My colleague at the conference slapped a name tag on me and shoved me into a room. I kept a perilous grip on my glass of wine and took my place at the front of a crowd gathered around an empty chair. The strangers surrounding me also bore name tags, but, unlike me, they had some idea of what was going on.
I had assumed that my tag would have my name on it. It didn't. (What was I thinking?) Someone had christened me "Geoffrey Chaucer." How odd. I looked to the person next to me and saw that he was wearing a tag too. What did his say? Mulliere? Thoms Aquinas? No, he too was to be known as "Geoffrey Chaucer." I gave him a puzzled glance, hoping to indicate that I was confused, but he did not share my disarray. He knew what was going on and seemed to be especially reserved.
Then I realized that everyone was named "Geoffrey Chaucer." And everyone but me was geared up for something special.
My adviser (who I didn't realize was even at the conference) appeared and stood on the chair before us. "Will the real Geoffrey Chaucer please come forward?" she announced.
I nearly took a step. It was written on my name tag, wasn't it? Was that why my colleague had pushed me in here with both hands? To play Chaucer?
See? We both have beards. Why not?
The room was silent. For one gut-wrenching moment it seemed that nothing was going to happen.
Finally, someone stepped forward--the man who had been standing next to me. He was the real "Chaucer." Apparently.
I had stumbled into a momentous occasion. I didn't know it at the time, but this guy had been writing and blogging hilarious stuff as if he were really Geoffrey Chaucer and until that moment had remained completely anonymous. I got a front seat at his coming out party.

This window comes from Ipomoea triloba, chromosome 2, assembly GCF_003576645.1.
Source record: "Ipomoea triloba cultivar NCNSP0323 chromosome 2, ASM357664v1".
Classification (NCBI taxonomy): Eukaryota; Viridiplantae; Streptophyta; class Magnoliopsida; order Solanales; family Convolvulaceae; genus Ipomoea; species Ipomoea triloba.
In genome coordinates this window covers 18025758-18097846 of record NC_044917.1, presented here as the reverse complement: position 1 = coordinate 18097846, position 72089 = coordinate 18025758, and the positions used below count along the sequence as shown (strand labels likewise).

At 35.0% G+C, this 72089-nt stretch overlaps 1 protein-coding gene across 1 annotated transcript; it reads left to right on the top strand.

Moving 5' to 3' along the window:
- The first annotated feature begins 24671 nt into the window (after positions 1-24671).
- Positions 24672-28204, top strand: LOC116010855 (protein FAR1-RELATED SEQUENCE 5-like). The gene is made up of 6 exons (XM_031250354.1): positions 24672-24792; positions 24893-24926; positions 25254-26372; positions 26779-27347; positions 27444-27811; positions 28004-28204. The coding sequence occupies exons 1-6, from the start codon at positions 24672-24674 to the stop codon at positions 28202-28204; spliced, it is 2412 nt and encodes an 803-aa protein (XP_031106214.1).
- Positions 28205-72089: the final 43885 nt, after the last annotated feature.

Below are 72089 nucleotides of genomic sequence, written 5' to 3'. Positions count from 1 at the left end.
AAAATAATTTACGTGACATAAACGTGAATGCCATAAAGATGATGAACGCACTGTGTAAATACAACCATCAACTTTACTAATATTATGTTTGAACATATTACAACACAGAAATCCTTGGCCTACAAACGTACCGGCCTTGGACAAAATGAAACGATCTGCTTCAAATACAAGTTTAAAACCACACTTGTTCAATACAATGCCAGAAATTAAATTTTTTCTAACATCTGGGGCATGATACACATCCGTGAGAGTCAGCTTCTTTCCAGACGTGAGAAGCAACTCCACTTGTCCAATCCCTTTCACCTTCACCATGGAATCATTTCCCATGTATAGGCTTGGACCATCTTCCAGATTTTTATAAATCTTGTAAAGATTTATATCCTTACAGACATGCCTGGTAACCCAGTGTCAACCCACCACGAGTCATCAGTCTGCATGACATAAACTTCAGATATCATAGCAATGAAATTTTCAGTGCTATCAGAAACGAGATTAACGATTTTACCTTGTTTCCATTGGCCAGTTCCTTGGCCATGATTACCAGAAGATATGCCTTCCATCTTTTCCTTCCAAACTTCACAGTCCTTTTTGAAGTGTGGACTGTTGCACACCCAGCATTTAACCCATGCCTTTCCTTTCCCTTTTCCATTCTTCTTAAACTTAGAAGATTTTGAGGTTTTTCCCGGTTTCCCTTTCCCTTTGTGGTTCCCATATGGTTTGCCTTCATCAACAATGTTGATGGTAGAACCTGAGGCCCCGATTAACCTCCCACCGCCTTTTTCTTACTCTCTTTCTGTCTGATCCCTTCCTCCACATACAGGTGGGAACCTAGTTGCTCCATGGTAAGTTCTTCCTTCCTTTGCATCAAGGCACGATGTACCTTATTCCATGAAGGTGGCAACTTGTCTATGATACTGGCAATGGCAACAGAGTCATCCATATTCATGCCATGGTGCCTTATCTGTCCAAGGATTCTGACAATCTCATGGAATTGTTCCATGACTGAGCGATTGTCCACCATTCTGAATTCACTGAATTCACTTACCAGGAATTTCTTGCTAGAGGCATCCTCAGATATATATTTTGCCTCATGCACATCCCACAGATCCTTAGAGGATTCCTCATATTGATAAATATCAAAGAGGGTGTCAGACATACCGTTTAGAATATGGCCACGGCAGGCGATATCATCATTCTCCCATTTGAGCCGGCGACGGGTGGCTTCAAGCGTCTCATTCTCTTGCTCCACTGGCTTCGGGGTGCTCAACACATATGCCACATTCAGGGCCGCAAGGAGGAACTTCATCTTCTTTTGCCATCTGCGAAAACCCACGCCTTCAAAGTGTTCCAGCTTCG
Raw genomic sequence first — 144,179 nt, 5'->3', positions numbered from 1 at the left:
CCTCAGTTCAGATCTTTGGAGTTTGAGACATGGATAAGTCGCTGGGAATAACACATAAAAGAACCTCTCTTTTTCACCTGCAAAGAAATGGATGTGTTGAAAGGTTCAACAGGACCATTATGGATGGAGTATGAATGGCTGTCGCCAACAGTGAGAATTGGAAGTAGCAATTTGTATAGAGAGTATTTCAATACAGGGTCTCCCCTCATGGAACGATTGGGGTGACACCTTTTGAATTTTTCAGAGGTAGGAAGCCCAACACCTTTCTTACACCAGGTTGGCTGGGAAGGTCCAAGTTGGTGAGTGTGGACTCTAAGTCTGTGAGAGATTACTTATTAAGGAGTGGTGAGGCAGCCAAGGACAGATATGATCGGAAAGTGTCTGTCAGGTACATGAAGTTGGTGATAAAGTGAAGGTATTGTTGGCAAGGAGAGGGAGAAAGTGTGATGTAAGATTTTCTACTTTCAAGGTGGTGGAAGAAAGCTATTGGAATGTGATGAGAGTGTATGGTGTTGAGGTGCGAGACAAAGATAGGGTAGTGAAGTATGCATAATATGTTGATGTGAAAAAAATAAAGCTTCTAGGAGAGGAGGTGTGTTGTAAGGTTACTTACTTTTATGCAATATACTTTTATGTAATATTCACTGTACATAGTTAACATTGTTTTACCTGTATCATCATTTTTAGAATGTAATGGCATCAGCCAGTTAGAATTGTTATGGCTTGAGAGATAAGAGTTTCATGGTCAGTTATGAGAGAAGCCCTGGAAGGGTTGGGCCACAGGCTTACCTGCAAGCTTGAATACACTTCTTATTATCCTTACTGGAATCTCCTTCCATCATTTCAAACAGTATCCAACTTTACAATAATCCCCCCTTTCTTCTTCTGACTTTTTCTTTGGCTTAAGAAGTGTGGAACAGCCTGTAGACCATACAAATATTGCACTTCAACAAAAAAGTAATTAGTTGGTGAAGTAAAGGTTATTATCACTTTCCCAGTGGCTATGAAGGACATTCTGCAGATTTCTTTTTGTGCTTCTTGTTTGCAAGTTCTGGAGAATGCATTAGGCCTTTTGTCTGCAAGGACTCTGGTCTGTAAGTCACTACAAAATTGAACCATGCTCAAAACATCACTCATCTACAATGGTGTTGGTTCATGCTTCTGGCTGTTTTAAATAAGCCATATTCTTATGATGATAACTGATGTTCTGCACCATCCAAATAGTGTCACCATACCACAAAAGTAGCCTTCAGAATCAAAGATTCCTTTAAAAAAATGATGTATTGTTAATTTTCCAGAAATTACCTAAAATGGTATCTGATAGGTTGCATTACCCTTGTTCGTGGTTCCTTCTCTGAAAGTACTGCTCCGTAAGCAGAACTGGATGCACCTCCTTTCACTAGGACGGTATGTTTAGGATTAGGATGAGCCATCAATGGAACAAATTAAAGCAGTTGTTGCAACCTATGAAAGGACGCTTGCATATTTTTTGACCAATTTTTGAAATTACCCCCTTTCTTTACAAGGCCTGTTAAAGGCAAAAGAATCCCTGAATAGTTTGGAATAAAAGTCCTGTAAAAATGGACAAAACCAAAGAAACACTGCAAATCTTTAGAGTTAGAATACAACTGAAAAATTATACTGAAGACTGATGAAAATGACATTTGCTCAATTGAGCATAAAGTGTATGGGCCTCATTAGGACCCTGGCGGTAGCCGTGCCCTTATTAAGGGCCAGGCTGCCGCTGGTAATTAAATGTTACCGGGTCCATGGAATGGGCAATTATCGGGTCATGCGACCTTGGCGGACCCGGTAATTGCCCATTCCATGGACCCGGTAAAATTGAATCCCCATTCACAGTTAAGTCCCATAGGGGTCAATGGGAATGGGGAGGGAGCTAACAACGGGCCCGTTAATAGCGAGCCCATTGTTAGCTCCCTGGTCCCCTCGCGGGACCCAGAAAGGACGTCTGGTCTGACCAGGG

I've noticed medievalists are especially good at maintaining our sense of humor, and "Chaucer" is a perfect example. Here are some excerpts from his Twitter account, Chaucer Doth Tweet:
Wynter Fashion Tippe: Love somebodye. For real. Nat by cause yt ys convenient or fun. Love by cause thou must. Accessorize wyth a hat.
— Chaucer Doth Tweet (@LeVostreGC) December 7, 2014
What doth bifal yn the otherworlde of Fayerie, that thing doth staye yn the otherworlde of Fayerie. Sumtymes.
— Chaucer Doth Tweet (@LeVostreGC) October 13, 2014
'Ich am interestid yn writinge for yower websyte. Ynstead of a resumé, plese accept thys huge unfinisshed set of storyes about pilgrims.'
— Chaucer Doth Tweet (@LeVostreGC) October 7, 2014
Hilarious. He's got a blog, and a book. The book is actually what they were selling on the day that I took part in our "I am Sparticus" gag, and a lot of medievalists were carrying them around at that conference.
See? Historians can be funny.